While the Rodeo Chediski fire forced thousands of people from their homes, animals in the White Mountains of eastern Arizona also fled their natural habitat in search of new quarters. Many have returned following the largest fire in Arizona's recorded history, but are still trying to adapt to the changed surroundings.
The Rodeo-Chediski fire started in mid-June and before it was fully contained in July, it had burned nearly 170-thousand hectares of the Apache-Sitgreaves National Forest and the White Mountain Apache Reservation. The blaze left behind a charred landscape and tens of thousands of burned trees. But even as their homes were going up in flames, the animals that live in the forest fared surprisingly well.
That was no surprise to Bruce Sitko, an information officer with the Arizona Game and Fish Department. "Wildlife here and in other places across the globe have evolved with fire. Fire is part of nature. And as they evolve they also develop survival strategies. Birds can just fly away," he says. "Larger animals can move ahead of the fire or out of the path of the fire. Smaller animals burrow underground, go into rock dens."
A recent survey by wildlife officials found few animals that were left injured, dead or even orphaned. The game and fish department found four two-week old elk calves during the fire and is caring for them until they can return to the wild. Although habitats have been altered, Mr. Sitko says some species may actually benefit in the long run. "In the short term there will be some wildlife that has suffered, habitats have been impacted. But nature goes through these cycles of fire in order to regenerate itself and provide better quality habitat in the long run," he says.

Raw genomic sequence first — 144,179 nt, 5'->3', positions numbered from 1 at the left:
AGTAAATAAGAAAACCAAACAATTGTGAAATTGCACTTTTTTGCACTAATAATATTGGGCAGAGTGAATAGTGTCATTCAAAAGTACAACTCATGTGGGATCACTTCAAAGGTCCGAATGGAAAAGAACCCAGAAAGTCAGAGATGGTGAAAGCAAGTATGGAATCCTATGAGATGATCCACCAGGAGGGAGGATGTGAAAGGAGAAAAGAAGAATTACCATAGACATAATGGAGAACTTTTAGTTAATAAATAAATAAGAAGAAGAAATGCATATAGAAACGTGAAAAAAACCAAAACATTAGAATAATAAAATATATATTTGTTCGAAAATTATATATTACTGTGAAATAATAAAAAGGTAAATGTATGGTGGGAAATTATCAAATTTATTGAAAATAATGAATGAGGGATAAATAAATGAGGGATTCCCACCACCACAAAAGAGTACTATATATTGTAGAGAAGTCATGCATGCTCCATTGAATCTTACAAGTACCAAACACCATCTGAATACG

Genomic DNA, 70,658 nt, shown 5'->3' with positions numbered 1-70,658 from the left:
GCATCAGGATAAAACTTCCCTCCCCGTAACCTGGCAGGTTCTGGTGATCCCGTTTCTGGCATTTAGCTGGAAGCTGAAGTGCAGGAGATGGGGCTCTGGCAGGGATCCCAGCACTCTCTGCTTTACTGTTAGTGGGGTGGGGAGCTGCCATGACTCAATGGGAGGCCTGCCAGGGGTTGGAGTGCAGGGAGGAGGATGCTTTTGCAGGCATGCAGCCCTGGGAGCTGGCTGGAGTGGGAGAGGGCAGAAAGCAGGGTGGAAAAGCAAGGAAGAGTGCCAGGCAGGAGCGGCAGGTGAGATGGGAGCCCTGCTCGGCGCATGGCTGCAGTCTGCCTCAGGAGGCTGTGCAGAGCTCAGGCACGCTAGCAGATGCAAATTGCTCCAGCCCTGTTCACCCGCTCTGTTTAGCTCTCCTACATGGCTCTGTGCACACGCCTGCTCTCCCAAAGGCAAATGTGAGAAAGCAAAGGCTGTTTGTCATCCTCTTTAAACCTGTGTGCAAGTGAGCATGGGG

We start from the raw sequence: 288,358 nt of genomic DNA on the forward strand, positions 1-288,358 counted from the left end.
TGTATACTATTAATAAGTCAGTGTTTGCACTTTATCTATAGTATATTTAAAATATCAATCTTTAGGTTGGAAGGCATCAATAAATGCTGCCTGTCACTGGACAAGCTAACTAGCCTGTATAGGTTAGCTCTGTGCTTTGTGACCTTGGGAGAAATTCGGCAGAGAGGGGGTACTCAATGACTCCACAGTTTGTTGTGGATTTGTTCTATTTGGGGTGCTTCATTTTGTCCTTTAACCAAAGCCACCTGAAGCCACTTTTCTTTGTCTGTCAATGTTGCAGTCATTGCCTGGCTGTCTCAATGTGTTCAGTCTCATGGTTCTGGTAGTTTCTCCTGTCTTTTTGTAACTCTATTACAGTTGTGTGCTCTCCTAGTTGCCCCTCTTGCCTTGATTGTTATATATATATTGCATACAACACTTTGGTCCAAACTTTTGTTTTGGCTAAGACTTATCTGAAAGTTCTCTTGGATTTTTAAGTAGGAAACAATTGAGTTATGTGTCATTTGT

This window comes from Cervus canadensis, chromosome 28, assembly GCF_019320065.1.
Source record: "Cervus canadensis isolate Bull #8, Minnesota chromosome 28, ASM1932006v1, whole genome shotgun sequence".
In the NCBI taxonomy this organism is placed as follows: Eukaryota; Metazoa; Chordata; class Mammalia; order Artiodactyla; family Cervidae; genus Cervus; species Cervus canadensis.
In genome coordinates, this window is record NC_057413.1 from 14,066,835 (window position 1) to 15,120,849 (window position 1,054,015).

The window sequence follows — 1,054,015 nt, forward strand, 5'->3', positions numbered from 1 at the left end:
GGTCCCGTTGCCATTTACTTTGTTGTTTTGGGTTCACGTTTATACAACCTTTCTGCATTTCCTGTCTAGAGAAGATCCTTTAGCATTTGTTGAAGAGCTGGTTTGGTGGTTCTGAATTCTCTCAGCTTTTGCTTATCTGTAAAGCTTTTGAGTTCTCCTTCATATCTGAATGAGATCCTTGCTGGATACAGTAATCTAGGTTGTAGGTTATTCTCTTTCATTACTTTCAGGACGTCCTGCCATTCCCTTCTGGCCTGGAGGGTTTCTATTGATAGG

The Arizona Game and Fish Department will continue to study how the blaze affected the wildlife population. Biologists are looking at water quality in habitats harmed by erosion where runoff has pushed silt into water systems. They are also determining mortality rates among species and documenting where animals are currently making their homes. Bruce Sitko says he believes that as the forest begins to regenerate, animals that feed in grasslands will likely benefit and tree dwelling species such as squirrels may suffer.
But while some animals are adapting to a changed landscape, others are looking for a habitat similar to the one they left behind. David Gaudy, Executive Director of the Arizona Wildlife Federation, says the key to helping those creatures lies in quickly restoring the habitats altered by the fire. Already, crews are reseeding burned areas to prevent erosion. "We're not really meddling, we're giving nature a little helping hand, I think," he says. "What nature would do in 10 years, we're going to try and help her do by next spring."
The huge fire left a mosaic pattern of burned and unburned areas throughout the forest. Mr. Gaudy says animals flock to these untouched areas in unsustainable numbers. "We've raised artificial concentrations of wildlife in areas that were already degraded by drought. So there was barely enough food there to support animals that already existed and we now may have doubled or tripled the population in there."
As vegetation returns to the burned areas, so will the animals. Wildlife officials say the recovery is going well and the seasonal rains have been light enough that their restoration efforts are ahead of schedule.